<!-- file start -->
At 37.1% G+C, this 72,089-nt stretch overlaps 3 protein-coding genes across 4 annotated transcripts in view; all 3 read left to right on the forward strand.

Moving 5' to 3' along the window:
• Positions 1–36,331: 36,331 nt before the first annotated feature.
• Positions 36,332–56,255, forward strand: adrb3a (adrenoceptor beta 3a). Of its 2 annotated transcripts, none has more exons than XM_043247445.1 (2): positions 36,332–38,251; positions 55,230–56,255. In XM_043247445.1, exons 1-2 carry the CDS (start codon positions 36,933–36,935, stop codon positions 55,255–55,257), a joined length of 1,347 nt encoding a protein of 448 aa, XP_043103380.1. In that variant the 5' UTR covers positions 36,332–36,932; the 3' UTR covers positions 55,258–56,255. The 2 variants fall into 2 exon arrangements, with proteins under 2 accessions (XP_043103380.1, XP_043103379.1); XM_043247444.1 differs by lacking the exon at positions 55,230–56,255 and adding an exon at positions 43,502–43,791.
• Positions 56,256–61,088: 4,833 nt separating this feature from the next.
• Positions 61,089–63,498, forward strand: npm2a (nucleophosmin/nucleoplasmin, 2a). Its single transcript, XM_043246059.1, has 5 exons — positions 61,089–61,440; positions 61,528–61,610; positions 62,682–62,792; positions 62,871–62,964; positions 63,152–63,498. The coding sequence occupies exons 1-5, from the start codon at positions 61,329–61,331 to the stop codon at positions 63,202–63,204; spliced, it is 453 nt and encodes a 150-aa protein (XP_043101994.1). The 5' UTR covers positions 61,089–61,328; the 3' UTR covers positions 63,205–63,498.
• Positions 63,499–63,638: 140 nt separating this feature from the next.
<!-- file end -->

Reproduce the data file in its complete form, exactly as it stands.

At 37.1% G+C, this 72,089-nt stretch overlaps 3 protein-coding genes across 4 annotated transcripts in view; all 3 read left to right on the forward strand.

Moving 5' to 3' along the window:
• Positions 1–36,331: 36,331 nt before the first annotated feature.
• Positions 36,332–56,255, forward strand: adrb3a (adrenoceptor beta 3a). Of its 2 annotated transcripts, none has more exons than XM_043247445.1 (2): positions 36,332–38,251; positions 55,230–56,255. In XM_043247445.1, exons 1-2 carry the CDS (start codon positions 36,933–36,935, stop codon positions 55,255–55,257), a joined length of 1,347 nt encoding a protein of 448 aa, XP_043103380.1. In that variant the 5' UTR covers positions 36,332–36,932; the 3' UTR covers positions 55,258–56,255. The 2 variants fall into 2 exon arrangements, with proteins under 2 accessions (XP_043103380.1, XP_043103379.1); XM_043247444.1 differs by lacking the exon at positions 55,230–56,255 and adding an exon at positions 43,502–43,791.
• Positions 56,256–61,088: 4,833 nt separating this feature from the next.
• Positions 61,089–63,498, forward strand: npm2a (nucleophosmin/nucleoplasmin, 2a). Its single transcript, XM_043246059.1, has 5 exons — positions 61,089–61,440; positions 61,528–61,610; positions 62,682–62,792; positions 62,871–62,964; positions 63,152–63,498. The coding sequence occupies exons 1-5, from the start codon at positions 61,329–61,331 to the stop codon at positions 63,202–63,204; spliced, it is 453 nt and encodes a 150-aa protein (XP_043101994.1). The 5' UTR covers positions 61,089–61,328; the 3' UTR covers positions 63,205–63,498.
• Positions 63,499–63,638: 140 nt separating this feature from the next.